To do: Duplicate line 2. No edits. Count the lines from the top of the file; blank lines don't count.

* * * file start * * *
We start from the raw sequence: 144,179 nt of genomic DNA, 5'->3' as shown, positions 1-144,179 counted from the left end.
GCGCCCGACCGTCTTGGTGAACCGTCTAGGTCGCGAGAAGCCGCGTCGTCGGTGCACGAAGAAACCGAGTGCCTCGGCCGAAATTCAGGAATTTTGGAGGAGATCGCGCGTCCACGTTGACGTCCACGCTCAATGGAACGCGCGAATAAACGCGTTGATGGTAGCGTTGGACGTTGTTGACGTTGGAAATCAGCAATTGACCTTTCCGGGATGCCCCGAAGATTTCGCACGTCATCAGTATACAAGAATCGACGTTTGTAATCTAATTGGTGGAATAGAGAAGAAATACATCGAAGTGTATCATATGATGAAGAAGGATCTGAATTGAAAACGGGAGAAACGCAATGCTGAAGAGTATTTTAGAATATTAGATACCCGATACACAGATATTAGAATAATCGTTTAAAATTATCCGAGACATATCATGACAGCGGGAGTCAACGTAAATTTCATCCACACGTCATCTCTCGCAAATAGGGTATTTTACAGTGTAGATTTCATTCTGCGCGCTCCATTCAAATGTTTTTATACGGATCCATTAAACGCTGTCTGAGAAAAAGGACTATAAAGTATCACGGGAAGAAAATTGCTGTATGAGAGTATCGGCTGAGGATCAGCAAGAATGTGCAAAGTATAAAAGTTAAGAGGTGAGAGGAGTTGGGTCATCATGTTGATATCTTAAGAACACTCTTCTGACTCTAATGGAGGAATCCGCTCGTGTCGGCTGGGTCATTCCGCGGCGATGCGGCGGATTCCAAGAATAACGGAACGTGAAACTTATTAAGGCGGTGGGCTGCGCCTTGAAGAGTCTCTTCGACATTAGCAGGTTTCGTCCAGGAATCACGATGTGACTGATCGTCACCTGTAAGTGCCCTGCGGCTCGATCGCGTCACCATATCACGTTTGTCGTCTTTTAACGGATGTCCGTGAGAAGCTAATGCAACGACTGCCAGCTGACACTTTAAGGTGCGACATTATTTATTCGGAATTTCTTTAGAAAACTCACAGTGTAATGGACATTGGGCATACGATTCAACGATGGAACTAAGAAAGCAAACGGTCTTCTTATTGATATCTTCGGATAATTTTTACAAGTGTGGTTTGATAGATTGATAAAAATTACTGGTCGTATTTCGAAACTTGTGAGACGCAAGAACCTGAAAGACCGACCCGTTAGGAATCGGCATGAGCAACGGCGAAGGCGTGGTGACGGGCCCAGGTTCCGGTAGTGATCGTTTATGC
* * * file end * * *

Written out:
GCGCCCGACCGTCTTGGTGAACCGTCTAGGTCGCGAGAAGCCGCGTCGTCGGTGCACGAAGAAACCGAGTGCCTCGGCCGAAATTCAGGAATTTTGGAGGAGATCGCGCGTCCACGTTGACGTCCACGCTCAATGGAACGCGCGAATAAACGCGTTGATGGTAGCGTTGGACGTTGTTGACGTTGGAAATCAGCAATTGACCTTTCCGGGATGCCCCGAAGATTTCGCACGTCATCAGTATACAAGAATCGACGTTTGTAATCTAATTGGTGGAATAGAGAAGAAATACATCGAAGTGTATCATATGATGAAGAAGGATCTGAATTGAAAACGGGAGAAACGCAATGCTGAAGAGTATTTTAGAATATTAGATACCCGATACACAGATATTAGAATAATCGTTTAAAATTATCCGAGACATATCATGACAGCGGGAGTCAACGTAAATTTCATCCACACGTCATCTCTCGCAAATAGGGTATTTTACAGTGTAGATTTCATTCTGCGCGCTCCATTCAAATGTTTTTATACGGATCCATTAAACGCTGTCTGAGAAAAAGGACTATAAAGTATCACGGGAAGAAAATTGCTGTATGAGAGTATCGGCTGAGGATCAGCAAGAATGTGCAAAGTATAAAAGTTAAGAGGTGAGAGGAGTTGGGTCATCATGTTGATATCTTAAGAACACTCTTCTGACTCTAATGGAGGAATCCGCTCGTGTCGGCTGGGTCATTCCGCGGCGATGCGGCGGATTCCAAGAATAACGGAACGTGAAACTTATTAAGGCGGTGGGCTGCGCCTTGAAGAGTCTCTTCGACATTAGCAGGTTTCGTCCAGGAATCACGATGTGACTGATCGTCACCTGTAAGTGCCCTGCGGCTCGATCGCGTCACCATATCACGTTTGTCGTCTTTTAACGGATGTCCGTGAGAAGCTAATGCAACGACTGCCAGCTGACACTTTAAGGTGCGACATTATTTATTCGGAATTTCTTTAGAAAACTCACAGTGTAATGGACATTGGGCATACGATTCAACGATGGAACTAAGAAAGCAAACGGTCTTCTTATTGATATCTTCGGATAATTTTTACAAGTGTGGTTTGATAGATTGATAAAAATTACTGGTCGTATTTCGAAACTTGTGAGACGCAAGAACCTGAAAGACCGACCCGTTAGGAATCGGCATGAGCAACGGCGAAGGCGTGGTGACGGGCCCAGGTTCCGGTAGTGATCGTTTATGC